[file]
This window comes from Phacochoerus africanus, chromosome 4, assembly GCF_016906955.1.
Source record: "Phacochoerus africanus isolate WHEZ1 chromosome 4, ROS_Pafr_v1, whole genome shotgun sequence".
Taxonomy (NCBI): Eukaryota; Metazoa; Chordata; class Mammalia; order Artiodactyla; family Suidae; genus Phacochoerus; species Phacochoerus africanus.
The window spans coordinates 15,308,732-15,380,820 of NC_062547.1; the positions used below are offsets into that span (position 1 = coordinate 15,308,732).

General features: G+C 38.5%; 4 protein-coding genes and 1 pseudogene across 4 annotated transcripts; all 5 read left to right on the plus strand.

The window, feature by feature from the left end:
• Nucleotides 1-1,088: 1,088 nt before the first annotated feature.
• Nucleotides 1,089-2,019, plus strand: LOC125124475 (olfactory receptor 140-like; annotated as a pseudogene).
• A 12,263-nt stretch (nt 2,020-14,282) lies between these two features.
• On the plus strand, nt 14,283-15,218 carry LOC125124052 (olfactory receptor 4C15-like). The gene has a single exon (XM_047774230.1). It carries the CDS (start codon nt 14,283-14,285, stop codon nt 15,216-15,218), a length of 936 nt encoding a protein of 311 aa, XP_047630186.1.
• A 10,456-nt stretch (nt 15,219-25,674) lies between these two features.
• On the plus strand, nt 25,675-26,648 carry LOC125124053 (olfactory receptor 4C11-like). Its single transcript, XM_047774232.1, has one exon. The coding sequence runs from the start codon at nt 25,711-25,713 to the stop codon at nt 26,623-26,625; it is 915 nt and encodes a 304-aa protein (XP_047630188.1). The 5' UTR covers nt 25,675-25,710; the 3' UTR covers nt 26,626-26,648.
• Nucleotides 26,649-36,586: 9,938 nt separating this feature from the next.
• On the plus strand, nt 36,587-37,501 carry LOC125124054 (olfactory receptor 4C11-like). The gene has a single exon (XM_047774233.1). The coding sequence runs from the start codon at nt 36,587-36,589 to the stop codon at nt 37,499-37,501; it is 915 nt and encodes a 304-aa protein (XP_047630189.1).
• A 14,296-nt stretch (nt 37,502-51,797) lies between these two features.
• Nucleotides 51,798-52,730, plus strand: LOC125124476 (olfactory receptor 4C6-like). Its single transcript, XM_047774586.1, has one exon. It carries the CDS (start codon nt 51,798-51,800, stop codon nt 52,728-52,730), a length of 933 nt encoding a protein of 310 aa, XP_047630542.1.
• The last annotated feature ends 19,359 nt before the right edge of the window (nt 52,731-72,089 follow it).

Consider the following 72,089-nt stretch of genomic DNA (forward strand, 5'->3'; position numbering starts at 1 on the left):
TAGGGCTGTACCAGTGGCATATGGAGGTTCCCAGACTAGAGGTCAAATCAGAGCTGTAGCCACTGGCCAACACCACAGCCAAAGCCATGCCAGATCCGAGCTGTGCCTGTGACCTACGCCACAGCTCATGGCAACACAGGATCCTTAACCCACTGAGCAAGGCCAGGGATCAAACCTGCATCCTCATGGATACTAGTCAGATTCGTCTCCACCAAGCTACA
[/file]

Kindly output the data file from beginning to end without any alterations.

This window comes from Phacochoerus africanus, chromosome 4, assembly GCF_016906955.1.
Source record: "Phacochoerus africanus isolate WHEZ1 chromosome 4, ROS_Pafr_v1, whole genome shotgun sequence".
Taxonomy (NCBI): Eukaryota; Metazoa; Chordata; class Mammalia; order Artiodactyla; family Suidae; genus Phacochoerus; species Phacochoerus africanus.
The window spans coordinates 15,308,732-15,380,820 of NC_062547.1; the positions used below are offsets into that span (position 1 = coordinate 15,308,732).

General features: G+C 38.5%; 4 protein-coding genes and 1 pseudogene across 4 annotated transcripts; all 5 read left to right on the plus strand.

The window, feature by feature from the left end:
• Nucleotides 1-1,088: 1,088 nt before the first annotated feature.
• Nucleotides 1,089-2,019, plus strand: LOC125124475 (olfactory receptor 140-like; annotated as a pseudogene).
• A 12,263-nt stretch (nt 2,020-14,282) lies between these two features.
• On the plus strand, nt 14,283-15,218 carry LOC125124052 (olfactory receptor 4C15-like). The gene has a single exon (XM_047774230.1). It carries the CDS (start codon nt 14,283-14,285, stop codon nt 15,216-15,218), a length of 936 nt encoding a protein of 311 aa, XP_047630186.1.
• A 10,456-nt stretch (nt 15,219-25,674) lies between these two features.
• On the plus strand, nt 25,675-26,648 carry LOC125124053 (olfactory receptor 4C11-like). Its single transcript, XM_047774232.1, has one exon. The coding sequence runs from the start codon at nt 25,711-25,713 to the stop codon at nt 26,623-26,625; it is 915 nt and encodes a 304-aa protein (XP_047630188.1). The 5' UTR covers nt 25,675-25,710; the 3' UTR covers nt 26,626-26,648.
• Nucleotides 26,649-36,586: 9,938 nt separating this feature from the next.
• On the plus strand, nt 36,587-37,501 carry LOC125124054 (olfactory receptor 4C11-like). The gene has a single exon (XM_047774233.1). The coding sequence runs from the start codon at nt 36,587-36,589 to the stop codon at nt 37,499-37,501; it is 915 nt and encodes a 304-aa protein (XP_047630189.1).
• A 14,296-nt stretch (nt 37,502-51,797) lies between these two features.
• Nucleotides 51,798-52,730, plus strand: LOC125124476 (olfactory receptor 4C6-like). Its single transcript, XM_047774586.1, has one exon. It carries the CDS (start codon nt 51,798-51,800, stop codon nt 52,728-52,730), a length of 933 nt encoding a protein of 310 aa, XP_047630542.1.
• The last annotated feature ends 19,359 nt before the right edge of the window (nt 52,731-72,089 follow it).

Consider the following 72,089-nt stretch of genomic DNA (forward strand, 5'->3'; position numbering starts at 1 on the left):
TAGGGCTGTACCAGTGGCATATGGAGGTTCCCAGACTAGAGGTCAAATCAGAGCTGTAGCCACTGGCCAACACCACAGCCAAAGCCATGCCAGATCCGAGCTGTGCCTGTGACCTACGCCACAGCTCATGGCAACACAGGATCCTTAACCCACTGAGCAAGGCCAGGGATCAAACCTGCATCCTCATGGATACTAGTCAGATTCGTCTCCACCAAGCTACA